THE snowflakes became fatter and wetter and splattered the windshield faster. Abbie turned down the music from her cell phone playlist and sped up the windshield wipers, concentrating on the road and steering her car along the snow ruts other vehicles left behind. Other than the jerk who had long passed her, all she saw in the far distance were the red dots of someone’s taillights.
Lexie’s cell pinged, notifying her of an incoming message.
“It’s James texting me.”
Abbie’s pulse sped up as fast as the falling flakes. “Oh. What does he say?”
Lexie laughed. “He sent two pictures of Christmas trees, and he’s asking us which one we would choose. I think he texted me because you’re driving.”
“Yep, that would be James.”
Abbie eased the car to the side of the road. “Let me see those.”
Lexie passed her cell to Abbie.
Abbie smiled. It was his way of making her feel as if she was standing right next to him at the tree lot. Yeah, they should’ve left earlier. She studied the pics. “I like the fluffier one.”
Abbie handed the cell back to Lexie.
“I have to agree with you.”
Abbie slowly pulled back onto the road. “Text him back our unanimous vote.”
Lexie paused. “Okay. I’ll be happy to, but I thought that’s why you pulled off the road.”
Her first instinct was to have Lexie respond. It was, after all, Lexie’s phone, she reasoned. Abbie pressed her lips tight. It was a poor excuse, and she knew it. What was wrong with her? Why couldn’t she text him? Derrick’s number in her jeans pocket reminded her why.
“I just wanted to see the pics. We need to get going because the snow is picking up. No more stopping. This is the express ride home.”
Lexie texted Jame.
“Done,” she said to Abbie.
“At least we picked out a tree. We’ll soon see if it’s the one they bring home.”
“I like your family’s tradition. We always had an artificial tree because my mom is allergic to pine.”
Lexie grew quiet.
She felt sad for Lexie. Lexie’s mother lived in Seattle, and although Lexie spoke with her for a few minutes yesterday, the woman still couldn’t forgive her daughter for her past prescription drug abuse. Lexie had long conquered that problem, and had been accepted into a pre-nursing curriculum. Her life was finally on track, but with her mother’s continued estrangement, and her father’s absence from her life since age three, Tara and Jeffrey had taken Lexie into their home and their hearts. They had become more her parents than her biological ones.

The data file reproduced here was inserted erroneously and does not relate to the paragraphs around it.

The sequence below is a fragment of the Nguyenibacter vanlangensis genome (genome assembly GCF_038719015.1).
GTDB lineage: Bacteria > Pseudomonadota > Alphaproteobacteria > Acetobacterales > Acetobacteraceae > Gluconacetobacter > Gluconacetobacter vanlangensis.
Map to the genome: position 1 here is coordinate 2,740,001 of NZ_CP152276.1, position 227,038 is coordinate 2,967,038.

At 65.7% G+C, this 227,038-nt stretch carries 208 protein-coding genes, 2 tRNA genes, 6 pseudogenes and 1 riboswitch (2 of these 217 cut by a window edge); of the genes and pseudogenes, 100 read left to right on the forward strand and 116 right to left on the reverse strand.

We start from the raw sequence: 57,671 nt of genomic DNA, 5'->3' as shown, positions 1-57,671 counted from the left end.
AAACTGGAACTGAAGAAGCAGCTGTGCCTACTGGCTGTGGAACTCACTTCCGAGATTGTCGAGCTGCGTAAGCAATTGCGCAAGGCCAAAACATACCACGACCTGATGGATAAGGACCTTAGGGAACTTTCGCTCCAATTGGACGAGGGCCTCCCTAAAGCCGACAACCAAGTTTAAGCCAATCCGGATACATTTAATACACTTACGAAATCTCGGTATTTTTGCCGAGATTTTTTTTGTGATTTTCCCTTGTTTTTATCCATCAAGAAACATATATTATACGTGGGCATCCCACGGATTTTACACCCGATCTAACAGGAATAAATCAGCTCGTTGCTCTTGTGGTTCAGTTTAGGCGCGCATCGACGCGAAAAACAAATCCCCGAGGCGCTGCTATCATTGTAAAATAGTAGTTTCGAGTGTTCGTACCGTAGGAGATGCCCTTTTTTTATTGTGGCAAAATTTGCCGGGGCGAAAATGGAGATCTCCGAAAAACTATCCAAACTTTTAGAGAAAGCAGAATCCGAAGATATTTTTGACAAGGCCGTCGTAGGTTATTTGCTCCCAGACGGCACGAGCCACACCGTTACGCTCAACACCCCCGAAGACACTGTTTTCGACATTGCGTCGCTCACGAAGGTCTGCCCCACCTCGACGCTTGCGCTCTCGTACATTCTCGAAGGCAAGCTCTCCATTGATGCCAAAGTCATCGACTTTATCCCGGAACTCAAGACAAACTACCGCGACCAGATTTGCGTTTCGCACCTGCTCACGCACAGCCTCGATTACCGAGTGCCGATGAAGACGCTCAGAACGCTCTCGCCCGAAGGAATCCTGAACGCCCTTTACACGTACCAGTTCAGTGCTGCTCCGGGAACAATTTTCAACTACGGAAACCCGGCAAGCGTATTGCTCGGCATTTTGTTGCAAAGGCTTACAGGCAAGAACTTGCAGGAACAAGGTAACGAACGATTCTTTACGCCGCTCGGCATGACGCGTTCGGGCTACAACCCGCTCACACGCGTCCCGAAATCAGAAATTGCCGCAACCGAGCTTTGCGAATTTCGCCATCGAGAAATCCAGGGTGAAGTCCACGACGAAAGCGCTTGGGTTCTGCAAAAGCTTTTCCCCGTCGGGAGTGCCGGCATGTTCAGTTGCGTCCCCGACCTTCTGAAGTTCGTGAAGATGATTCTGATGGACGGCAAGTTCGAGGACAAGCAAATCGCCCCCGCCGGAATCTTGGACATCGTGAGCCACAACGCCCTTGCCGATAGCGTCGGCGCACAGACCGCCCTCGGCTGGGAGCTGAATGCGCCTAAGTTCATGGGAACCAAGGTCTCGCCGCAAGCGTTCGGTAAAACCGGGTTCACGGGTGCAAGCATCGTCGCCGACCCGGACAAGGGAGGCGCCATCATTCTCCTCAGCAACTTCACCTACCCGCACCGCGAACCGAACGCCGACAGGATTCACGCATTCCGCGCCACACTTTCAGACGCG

“Hey! We’ll get to decorate whichever tree they choose,” Abbie cheered.
“Yeah, that will be fun!”
Abbie grinned. There was a renewed spark to Lexie’s voice. Everything was going to work out just fine.
Abbie turned up the music and tapped her fingers on the steering wheel to the beat.
“Say, do we have any more of those red licorice twirls?” Abbie asked. They’d both munched on them the whole semester.
“Yeah, I brought two bags.”
Red licorice twirls were both their favorite candy. They’d munched on them the whole semester.
Lexie unbuckled her seat belt and reached into the back seat. “Got’em,” she cried triumphantly.
Lexie sat back in her seat with the fresh bag of licorice and fastened her seat belt. She ripped open the bag.
The deep, tangy scent of strawberry licorice filled the car.
“Mmm. Gimme! Gimme!” Abbie pleaded.
With one hand on the wheel, she held out her other hand to receive the delicious prize.
Lexie slapped a licorice stick into Abbie’s palm, crisply, as if she was handing off a surgical instrument.
Abbie bit off a piece and chewed it. “Oh, so good!”
Lexie yanked off the end of hers with her teeth.
“Do you think we’ll ever get tired of these?” Lexie asked.
Abbie shook her head. “Nah.”
“I don’t think so, either.”
Abbie was on her second licorice twirl when a deer came from out of nowhere and leapt across the road.
She slammed on the brake.
A rain of licorice twirls pelted the windshield.
The car fish tailed.
Abbie clutched the steering wheel that had abandoned her command in order to find its own path of least resistance. But before she could set it back on course, the tires began to spin endlessly, failing to gain any traction. Suddenly the car launched into an awkward pirouette, pitching everything into silent slow motion. Abbie gritted her teeth, waiting for the crash.
Then Abbie blinked. The car landed facing where they’d already been. Thank God they hadn’t slammed into anyone. Adrenalin flooded her blood vessels while her heart pounded in her ears. Just when she thought the worst of it was over, the car skidded sideways off the road.
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